Volvo FE350 4x2: Low entry cab test

Colin Barnett
September 10, 2019

Jump to: Vehicle specifications, In the cab, On the road.

Volvo’s 18-tonne FE Low Entry 4x2 is a manoeuvrable and versatile workhorse that will suit many an urban operation and offers a driving experience similar to a regular FE.

Getting to drive this Volvo FE Low Entry 4x2 in rural Gloucestershire involved something of an international journey. It started life as a regular medium-roof sleeper cab in the shared Volvo Group facility at Blainville, in Normandy, France. From there, it moved to the Netherlands, where the low-entry semi-crew cab conversion was carried out by Estepe. Then it continued north to Kristinehamn in central Sweden, where the long established (and long named) Bro Bärgningsbyggen AB recovery vehicle manufacturer fitted the car transporter body. After that, it was a short hop to Volvo HQ at Gothenburg to join the central demonstration fleet, before the longer trek back south for us to drive. On the way, it stopped off to pick up an authentic load, too – a shiny Volvo XC90.

The FE Low Entry has its roots in the UK, initially designed as a specific solution to operating in London, but has now become a fully- edged model in its own right and is offered on many markets.

The Volvo had barely stopped moving at the Hut truckstop at William Gilder’s yard on the Evesham road out of Tewkesbury before it was surrounded by uniforms. Fortunately, they were firefighters on a training run, who proceeded to crawl all over the bright red FE that looks as though it might be a ¬ re appliance. What they saw inside the low and forward-mounted cab was a low-volume conversion which, while beautifully crafted, veers more towards functional utilitarianism than plush trim, with more alloy chequer plate and phenolic ply than brushed aluminium and walnut. Despite its length, the cab tilts as normal.

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In the cab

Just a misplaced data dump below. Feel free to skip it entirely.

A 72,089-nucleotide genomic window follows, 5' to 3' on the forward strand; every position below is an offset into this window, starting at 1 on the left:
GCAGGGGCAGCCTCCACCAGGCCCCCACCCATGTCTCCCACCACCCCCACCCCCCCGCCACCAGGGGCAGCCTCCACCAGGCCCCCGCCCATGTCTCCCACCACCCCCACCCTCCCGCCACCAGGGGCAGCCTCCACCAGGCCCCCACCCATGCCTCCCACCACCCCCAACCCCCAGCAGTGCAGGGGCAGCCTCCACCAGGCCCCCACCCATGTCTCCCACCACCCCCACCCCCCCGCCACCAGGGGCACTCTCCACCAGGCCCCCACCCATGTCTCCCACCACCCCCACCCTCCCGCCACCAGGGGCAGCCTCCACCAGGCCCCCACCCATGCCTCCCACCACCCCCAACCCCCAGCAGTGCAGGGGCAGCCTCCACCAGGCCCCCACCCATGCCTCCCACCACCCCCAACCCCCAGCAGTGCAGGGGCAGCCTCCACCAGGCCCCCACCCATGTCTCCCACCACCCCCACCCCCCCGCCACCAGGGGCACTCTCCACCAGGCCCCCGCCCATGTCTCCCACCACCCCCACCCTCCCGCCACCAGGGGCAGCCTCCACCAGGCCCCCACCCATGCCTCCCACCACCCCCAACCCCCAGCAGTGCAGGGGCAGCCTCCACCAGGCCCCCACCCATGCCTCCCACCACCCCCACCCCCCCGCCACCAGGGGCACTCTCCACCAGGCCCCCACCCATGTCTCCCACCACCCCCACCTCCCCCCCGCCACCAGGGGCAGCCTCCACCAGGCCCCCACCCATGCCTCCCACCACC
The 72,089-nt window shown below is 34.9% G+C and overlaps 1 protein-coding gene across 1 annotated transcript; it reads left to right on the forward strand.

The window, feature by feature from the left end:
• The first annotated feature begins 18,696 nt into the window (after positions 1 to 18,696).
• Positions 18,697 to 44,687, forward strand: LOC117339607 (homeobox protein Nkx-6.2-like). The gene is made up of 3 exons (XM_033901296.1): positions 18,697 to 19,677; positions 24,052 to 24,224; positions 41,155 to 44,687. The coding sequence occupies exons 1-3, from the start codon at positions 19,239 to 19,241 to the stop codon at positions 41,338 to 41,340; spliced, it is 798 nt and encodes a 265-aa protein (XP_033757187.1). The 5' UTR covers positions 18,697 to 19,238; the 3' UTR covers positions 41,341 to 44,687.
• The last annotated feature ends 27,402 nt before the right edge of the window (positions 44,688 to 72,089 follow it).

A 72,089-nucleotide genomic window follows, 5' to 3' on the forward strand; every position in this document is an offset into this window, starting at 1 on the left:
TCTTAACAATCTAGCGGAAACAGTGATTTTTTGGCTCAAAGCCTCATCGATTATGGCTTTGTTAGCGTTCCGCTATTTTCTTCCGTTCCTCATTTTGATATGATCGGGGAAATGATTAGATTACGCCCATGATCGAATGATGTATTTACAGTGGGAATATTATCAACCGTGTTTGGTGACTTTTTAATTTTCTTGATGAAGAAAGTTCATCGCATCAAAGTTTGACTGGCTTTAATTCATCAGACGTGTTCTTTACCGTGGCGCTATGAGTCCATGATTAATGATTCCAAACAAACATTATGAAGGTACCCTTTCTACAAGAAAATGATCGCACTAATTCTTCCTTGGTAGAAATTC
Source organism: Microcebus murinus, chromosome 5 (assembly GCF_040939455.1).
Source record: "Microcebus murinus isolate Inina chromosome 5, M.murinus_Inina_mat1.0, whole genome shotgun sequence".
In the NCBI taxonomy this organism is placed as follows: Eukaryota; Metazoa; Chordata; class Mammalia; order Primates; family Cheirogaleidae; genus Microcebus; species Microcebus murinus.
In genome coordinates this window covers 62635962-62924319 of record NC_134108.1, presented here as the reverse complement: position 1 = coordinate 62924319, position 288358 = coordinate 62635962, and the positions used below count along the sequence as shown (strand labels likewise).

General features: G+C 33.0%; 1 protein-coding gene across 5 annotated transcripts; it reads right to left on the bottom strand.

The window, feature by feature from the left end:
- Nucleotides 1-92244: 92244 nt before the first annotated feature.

Wide doors lead into a cab with seating for a driver and three passengers. The passenger seats are mounted around 100mm higher and 300mm further back than the driver’s. This truck’s driver gets a nice cloth-trimmed seat while the passengers only have vinyl seats, although they are comfortably shaped and other more egalitarian options are available. There’s considerable space behind the seats for the paraphernalia needed for recovery work, but only the driver’s seat folds to provide access to it. Other storage includes reasonably-sized lockers above the screen and, on the rear walls, a document pocket and some heavy duty fabricated steel hanging racks.

While there’s no bi-fold or bus-type door option, the standard slam doors open a full 90 degrees with only a shallow armrest moulding at the top preventing a completely at door trim. Even with the FE’s full air suspension at its lowest level, there are a couple of highish steps to negotiate. Once inside, the crosscab access isn’t the widest at ground level, but widens considerably as it gets higher, making it almost completely free of any intrusions, with only the park brake lever and body remote control to negotiate, so it’s actually easier to use than some rivals. Should any passenger – an RCV crew member for example – need to stand in the passenger step well for any reason, there’s room to do so with the door closed.

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On the road

Making allowances for the left-hand-drive, which presented a few challenges out on the road, the visibility is very good, including from the passenger seats which are effectively in the back. The side windows behind the B-pillars prevent your guests from feeling claustrophobic. The passenger door is fitted with a fair-sized vision panel, unobstructed by passenger legs. Although this forces the use of a two-part horizontal sliding window, the vertical frame in the middle wasn’t an issue.

The dash is mostly all familiar FE, apart from being on the wrong side, although the central area has a large at panel intended for easy mounting of operation-specific equipment such as body control panels and monitoring screens. Although the FE’s front bumper sits 2m ahead of the front axle, there’s no problem with placing it on the road, the left-handdrive being a bigger handicap on some junctions. The FE can be driven normally with the full air suspension at the fully lowered position, providing the desired interaction with vulnerable road users in urban situations while retaining maximum distance vision on the open road. The ride is surprisingly good, even on the lowest setting, where suspension travel is inevitably reduced.

While the low-entry cab sector is not known for excessive power-to-weight ratios, the 18-tonne Volvo came with a similar 350hp rating from its 7.7-litre engine to most of its 32-tonne rivals. As a result, and with only a 2-tonne car on the back, the performance was suitably brisk, particularly with the 12-speed I-Shift transmission taking care of the gears.

While the FE Low Entry cab comes as a one-size-fits-all offering, with no options to the basic structure, it is similar in terms of driving experience to a regular FE. Consequently, it’s likely to prove suitable for a variety of operations such as urban distribution, with less chance of drivers feeling they’re being made to drive a bin lorry than some rivals. And you could also use it for fighting fires.

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